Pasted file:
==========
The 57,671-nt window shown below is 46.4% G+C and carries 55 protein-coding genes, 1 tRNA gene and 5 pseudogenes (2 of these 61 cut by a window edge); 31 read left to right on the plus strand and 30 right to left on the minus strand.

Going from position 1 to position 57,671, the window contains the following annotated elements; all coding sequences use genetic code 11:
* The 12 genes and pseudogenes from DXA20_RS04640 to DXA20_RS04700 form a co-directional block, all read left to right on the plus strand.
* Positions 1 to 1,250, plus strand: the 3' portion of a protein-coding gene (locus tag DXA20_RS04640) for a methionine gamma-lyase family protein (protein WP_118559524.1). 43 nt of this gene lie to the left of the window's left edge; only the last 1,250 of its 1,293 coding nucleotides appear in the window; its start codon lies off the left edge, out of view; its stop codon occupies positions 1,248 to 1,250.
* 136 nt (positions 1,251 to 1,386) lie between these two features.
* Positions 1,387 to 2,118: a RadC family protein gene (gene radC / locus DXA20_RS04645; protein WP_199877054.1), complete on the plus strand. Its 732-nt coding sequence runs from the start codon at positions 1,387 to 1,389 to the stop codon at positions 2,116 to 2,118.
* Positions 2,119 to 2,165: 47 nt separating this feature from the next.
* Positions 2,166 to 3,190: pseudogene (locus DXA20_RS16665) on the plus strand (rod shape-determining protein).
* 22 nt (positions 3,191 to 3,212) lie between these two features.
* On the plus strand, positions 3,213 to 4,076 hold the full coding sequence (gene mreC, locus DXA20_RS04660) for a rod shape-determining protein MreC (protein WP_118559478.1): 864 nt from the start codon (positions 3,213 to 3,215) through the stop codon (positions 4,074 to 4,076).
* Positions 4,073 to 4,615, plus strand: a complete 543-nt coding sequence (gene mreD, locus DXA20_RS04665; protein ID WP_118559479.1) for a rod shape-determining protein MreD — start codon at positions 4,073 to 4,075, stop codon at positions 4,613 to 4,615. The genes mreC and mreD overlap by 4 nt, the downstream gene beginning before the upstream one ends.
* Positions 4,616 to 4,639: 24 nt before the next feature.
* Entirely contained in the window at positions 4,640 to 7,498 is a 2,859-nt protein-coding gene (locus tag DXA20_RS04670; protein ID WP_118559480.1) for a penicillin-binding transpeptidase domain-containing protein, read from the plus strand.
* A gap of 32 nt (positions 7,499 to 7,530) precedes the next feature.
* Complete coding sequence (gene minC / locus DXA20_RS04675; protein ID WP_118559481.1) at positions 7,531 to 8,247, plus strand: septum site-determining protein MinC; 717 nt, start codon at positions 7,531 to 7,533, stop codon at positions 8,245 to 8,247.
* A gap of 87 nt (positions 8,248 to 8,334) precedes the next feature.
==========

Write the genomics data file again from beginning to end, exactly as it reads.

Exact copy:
The 57,671-nt window shown below is 46.4% G+C and carries 55 protein-coding genes, 1 tRNA gene and 5 pseudogenes (2 of these 61 cut by a window edge); 31 read left to right on the plus strand and 30 right to left on the minus strand.

Going from position 1 to position 57,671, the window contains the following annotated elements; all coding sequences use genetic code 11:
* The 12 genes and pseudogenes from DXA20_RS04640 to DXA20_RS04700 form a co-directional block, all read left to right on the plus strand.
* Positions 1 to 1,250, plus strand: the 3' portion of a protein-coding gene (locus tag DXA20_RS04640) for a methionine gamma-lyase family protein (protein WP_118559524.1). 43 nt of this gene lie to the left of the window's left edge; only the last 1,250 of its 1,293 coding nucleotides appear in the window; its start codon lies off the left edge, out of view; its stop codon occupies positions 1,248 to 1,250.
* 136 nt (positions 1,251 to 1,386) lie between these two features.
* Positions 1,387 to 2,118: a RadC family protein gene (gene radC / locus DXA20_RS04645; protein WP_199877054.1), complete on the plus strand. Its 732-nt coding sequence runs from the start codon at positions 1,387 to 1,389 to the stop codon at positions 2,116 to 2,118.
* Positions 2,119 to 2,165: 47 nt separating this feature from the next.
* Positions 2,166 to 3,190: pseudogene (locus DXA20_RS16665) on the plus strand (rod shape-determining protein).
* 22 nt (positions 3,191 to 3,212) lie between these two features.
* On the plus strand, positions 3,213 to 4,076 hold the full coding sequence (gene mreC, locus DXA20_RS04660) for a rod shape-determining protein MreC (protein WP_118559478.1): 864 nt from the start codon (positions 3,213 to 3,215) through the stop codon (positions 4,074 to 4,076).
* Positions 4,073 to 4,615, plus strand: a complete 543-nt coding sequence (gene mreD, locus DXA20_RS04665; protein ID WP_118559479.1) for a rod shape-determining protein MreD — start codon at positions 4,073 to 4,075, stop codon at positions 4,613 to 4,615. The genes mreC and mreD overlap by 4 nt, the downstream gene beginning before the upstream one ends.
* Positions 4,616 to 4,639: 24 nt before the next feature.
* Entirely contained in the window at positions 4,640 to 7,498 is a 2,859-nt protein-coding gene (locus tag DXA20_RS04670; protein ID WP_118559480.1) for a penicillin-binding transpeptidase domain-containing protein, read from the plus strand.
* A gap of 32 nt (positions 7,499 to 7,530) precedes the next feature.
* Complete coding sequence (gene minC / locus DXA20_RS04675; protein ID WP_118559481.1) at positions 7,531 to 8,247, plus strand: septum site-determining protein MinC; 717 nt, start codon at positions 7,531 to 7,533, stop codon at positions 8,245 to 8,247.
* A gap of 87 nt (positions 8,248 to 8,334) precedes the next feature.